Queens Eatery Leads $2B Lawsuit to Force Return of Indoor Dining


An Italian restaurant in Queens launched a $2 billion class-action lawsuit against the city and state to force the return of indoor dining in New York City after it was indefinitely postponed last month as coronavirus cases spiked around the country, court documents show.

Il Bacco, an Italian restaurant in Little Neck, Queens, filed the suit on Friday night in Manhattan Supreme Court against Gov. Andrew Cuomo and Mayor Bill de Blasio over the decision to halt indoor dining in mid-March. In it, Il Bacco complained that even though it sits a block away from the Long Island border, which resumed indoor dining in June, it hasn’t been allowed to bring back diners inside.

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“Plaintiff is losing all of its customers to restaurants in Nassau County and is suffering irreparable harm as a result,” the suit, filed Friday night in Manhattan Supreme Court, claims. “There is absolutely no science that will prove that indoor dining is safer one city block east from plaintiff’s restaurant.”

The suit, which was first reported by Crain’s New York Business, is asking the city and state to immediately bring back indoor dining and stop Cuomo from banning indoor dining again, and is seeking $2 billion in damages. It does not say how many other restaurateurs signed on but said there are “several hundred members” in the class-action claim.

Il Bacco’s lawyer, James Mermigis, did not immediately respond to a request for comment. A spokesman for de Blasio declined to comment on pending litigation.

“The bottom line is that New York City was hit the hardest and the governor took action to reduce infections in the areas that were driving clusters in other large cities around the country,” Rich Azzopardi, a senior adviser for Cuomo, said in a statement. “We understand that some people are unhappy, but better unhappy than sick or worse.”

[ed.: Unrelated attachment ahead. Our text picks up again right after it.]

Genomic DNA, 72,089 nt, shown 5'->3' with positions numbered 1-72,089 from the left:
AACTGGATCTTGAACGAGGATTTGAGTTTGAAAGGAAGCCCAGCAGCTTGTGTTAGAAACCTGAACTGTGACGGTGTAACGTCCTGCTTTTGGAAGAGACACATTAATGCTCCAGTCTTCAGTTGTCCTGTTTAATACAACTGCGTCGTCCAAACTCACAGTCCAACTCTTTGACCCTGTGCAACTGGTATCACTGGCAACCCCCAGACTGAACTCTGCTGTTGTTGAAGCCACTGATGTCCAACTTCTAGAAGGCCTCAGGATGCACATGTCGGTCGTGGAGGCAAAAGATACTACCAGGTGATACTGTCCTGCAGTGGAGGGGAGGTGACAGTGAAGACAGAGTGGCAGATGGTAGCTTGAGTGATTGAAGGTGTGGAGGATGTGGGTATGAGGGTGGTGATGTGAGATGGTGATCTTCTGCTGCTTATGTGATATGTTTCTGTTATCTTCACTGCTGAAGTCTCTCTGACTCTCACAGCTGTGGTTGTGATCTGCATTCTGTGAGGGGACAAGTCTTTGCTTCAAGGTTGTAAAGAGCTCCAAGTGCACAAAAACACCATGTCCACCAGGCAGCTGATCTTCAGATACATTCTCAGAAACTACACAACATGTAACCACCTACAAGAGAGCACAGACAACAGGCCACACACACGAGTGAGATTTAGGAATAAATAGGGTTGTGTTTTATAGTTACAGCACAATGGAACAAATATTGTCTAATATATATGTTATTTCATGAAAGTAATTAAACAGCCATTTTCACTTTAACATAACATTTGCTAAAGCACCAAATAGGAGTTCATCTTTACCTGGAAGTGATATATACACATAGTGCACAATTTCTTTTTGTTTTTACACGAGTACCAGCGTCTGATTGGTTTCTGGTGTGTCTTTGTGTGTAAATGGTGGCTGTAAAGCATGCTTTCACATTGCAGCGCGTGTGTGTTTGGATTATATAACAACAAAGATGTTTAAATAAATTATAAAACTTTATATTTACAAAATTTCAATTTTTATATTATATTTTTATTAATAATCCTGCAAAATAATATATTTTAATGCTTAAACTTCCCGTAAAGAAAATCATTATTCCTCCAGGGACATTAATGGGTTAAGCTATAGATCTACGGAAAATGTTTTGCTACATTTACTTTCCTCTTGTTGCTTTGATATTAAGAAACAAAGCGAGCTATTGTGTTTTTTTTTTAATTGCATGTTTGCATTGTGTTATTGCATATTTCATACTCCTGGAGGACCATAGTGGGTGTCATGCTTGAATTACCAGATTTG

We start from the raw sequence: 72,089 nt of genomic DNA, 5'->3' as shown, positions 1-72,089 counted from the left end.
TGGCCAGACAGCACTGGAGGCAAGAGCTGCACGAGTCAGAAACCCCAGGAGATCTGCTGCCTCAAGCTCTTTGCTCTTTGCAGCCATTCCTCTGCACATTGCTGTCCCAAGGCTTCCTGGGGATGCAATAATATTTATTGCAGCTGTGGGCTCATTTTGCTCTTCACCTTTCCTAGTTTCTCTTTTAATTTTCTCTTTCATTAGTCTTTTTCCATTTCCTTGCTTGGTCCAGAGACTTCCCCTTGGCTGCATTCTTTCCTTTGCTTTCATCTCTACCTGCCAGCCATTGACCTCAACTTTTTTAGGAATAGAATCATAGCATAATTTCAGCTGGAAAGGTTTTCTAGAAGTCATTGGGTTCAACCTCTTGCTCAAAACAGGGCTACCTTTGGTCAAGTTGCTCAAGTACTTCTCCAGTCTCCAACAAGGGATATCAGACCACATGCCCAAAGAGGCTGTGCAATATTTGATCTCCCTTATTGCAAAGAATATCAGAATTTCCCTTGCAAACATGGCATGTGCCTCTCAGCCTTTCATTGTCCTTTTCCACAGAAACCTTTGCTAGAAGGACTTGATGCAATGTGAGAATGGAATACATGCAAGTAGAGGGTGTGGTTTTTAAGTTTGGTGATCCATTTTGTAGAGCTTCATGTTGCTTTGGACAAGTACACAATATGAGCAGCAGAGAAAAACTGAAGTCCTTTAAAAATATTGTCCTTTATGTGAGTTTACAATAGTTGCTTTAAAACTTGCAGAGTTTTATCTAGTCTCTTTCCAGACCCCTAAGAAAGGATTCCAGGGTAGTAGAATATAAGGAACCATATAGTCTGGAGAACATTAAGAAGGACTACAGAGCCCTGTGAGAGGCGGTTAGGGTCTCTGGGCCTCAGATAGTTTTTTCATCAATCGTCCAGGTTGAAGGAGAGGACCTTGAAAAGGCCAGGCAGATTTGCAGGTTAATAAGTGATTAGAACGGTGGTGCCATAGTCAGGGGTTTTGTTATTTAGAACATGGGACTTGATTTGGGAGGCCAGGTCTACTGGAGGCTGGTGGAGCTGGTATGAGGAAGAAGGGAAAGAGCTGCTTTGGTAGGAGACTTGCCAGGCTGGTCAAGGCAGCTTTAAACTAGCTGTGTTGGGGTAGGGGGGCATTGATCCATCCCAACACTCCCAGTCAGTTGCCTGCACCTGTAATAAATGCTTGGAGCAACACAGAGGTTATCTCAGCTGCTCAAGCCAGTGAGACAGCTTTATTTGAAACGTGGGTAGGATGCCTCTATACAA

Restaurants around the city were forced to switch to take-out or delivery only models since March 16 as officials rushed to curb the spread of the coronavirus, which has been responsible for nearly 27,000 deaths in New York City.

Eateries laid off about 200,000 workers while struggling to keep the lights on, with a survey by the New York City Hospitality Alliance finding that more than 80 percent couldn’t pay their full rent in July. Thousands of restaurants are expected to close in the wake of the pandemic.

New York allowed for the expansion of outdoor dining in recent months as coronavirus cases dropped and was originally set to bring back indoor dining in the city on July 6, but postponed as other states saw increases in cases.

Officials have not given a concrete date on when indoor dining could return, but de Blasio has hinted it might not come back until 2021 because it’s considered high-risk.

“If folks miss the theater, if they miss indoor dining, those things will be back,” de Blasio said at a press conference last week, according to Eater New York. “They’ll be back next year at some point. I think that is overwhelmingly the case.”

Last week, restaurant owners in the five boroughs pleaded with the local government to develop a plan for indoor dining’s return, with the New York City Hospitality Alliance considering legal action to force the return. A group of 100 restaurant owners in Staten Island and Brooklyn later announced plans to file a class-action suit to resume indoor dining, The New York Post reported.

Il Bacco’s suit isn’t the first time Mermigis has tussled with the city and state over lifting coronavirus restrictions. Last month, he filed a class-action lawsuit against New York on behalf of about 1,500 gyms to allow them to reopen, NY1 reported. Gyms are now set to return on Wednesday.